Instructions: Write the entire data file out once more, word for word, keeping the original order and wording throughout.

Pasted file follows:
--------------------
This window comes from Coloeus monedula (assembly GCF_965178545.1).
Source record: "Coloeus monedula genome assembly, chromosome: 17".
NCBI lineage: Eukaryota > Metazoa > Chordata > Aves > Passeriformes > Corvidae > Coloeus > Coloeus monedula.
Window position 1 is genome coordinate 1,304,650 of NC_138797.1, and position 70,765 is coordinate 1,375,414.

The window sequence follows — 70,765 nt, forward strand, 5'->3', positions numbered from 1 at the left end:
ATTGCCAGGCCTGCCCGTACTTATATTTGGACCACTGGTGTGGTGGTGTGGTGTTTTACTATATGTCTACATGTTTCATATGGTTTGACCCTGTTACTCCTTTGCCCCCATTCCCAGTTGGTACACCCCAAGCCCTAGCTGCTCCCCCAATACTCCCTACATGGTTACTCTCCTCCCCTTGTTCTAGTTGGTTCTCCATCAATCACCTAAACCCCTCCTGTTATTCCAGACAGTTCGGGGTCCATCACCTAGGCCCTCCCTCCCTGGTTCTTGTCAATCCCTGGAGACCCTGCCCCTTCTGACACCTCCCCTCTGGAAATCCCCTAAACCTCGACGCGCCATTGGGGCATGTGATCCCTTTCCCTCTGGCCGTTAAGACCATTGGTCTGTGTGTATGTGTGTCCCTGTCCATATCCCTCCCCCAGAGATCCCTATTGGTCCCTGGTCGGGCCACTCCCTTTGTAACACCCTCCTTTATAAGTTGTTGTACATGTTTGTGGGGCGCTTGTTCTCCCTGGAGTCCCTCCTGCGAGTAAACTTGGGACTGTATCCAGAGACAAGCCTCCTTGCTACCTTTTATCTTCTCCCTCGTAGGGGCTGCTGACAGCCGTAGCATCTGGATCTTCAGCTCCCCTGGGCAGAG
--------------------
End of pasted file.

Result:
This window comes from Coloeus monedula (assembly GCF_965178545.1).
Source record: "Coloeus monedula genome assembly, chromosome: 17".
NCBI lineage: Eukaryota > Metazoa > Chordata > Aves > Passeriformes > Corvidae > Coloeus > Coloeus monedula.
Window position 1 is genome coordinate 1,304,650 of NC_138797.1, and position 70,765 is coordinate 1,375,414.

The window sequence follows — 70,765 nt, forward strand, 5'->3', positions numbered from 1 at the left end:
ATTGCCAGGCCTGCCCGTACTTATATTTGGACCACTGGTGTGGTGGTGTGGTGTTTTACTATATGTCTACATGTTTCATATGGTTTGACCCTGTTACTCCTTTGCCCCCATTCCCAGTTGGTACACCCCAAGCCCTAGCTGCTCCCCCAATACTCCCTACATGGTTACTCTCCTCCCCTTGTTCTAGTTGGTTCTCCATCAATCACCTAAACCCCTCCTGTTATTCCAGACAGTTCGGGGTCCATCACCTAGGCCCTCCCTCCCTGGTTCTTGTCAATCCCTGGAGACCCTGCCCCTTCTGACACCTCCCCTCTGGAAATCCCCTAAACCTCGACGCGCCATTGGGGCATGTGATCCCTTTCCCTCTGGCCGTTAAGACCATTGGTCTGTGTGTATGTGTGTCCCTGTCCATATCCCTCCCCCAGAGATCCCTATTGGTCCCTGGTCGGGCCACTCCCTTTGTAACACCCTCCTTTATAAGTTGTTGTACATGTTTGTGGGGCGCTTGTTCTCCCTGGAGTCCCTCCTGCGAGTAAACTTGGGACTGTATCCAGAGACAAGCCTCCTTGCTACCTTTTATCTTCTCCCTCGTAGGGGCTGCTGACAGCCGTAGCATCTGGATCTTCAGCTCCCCTGGGCAGAG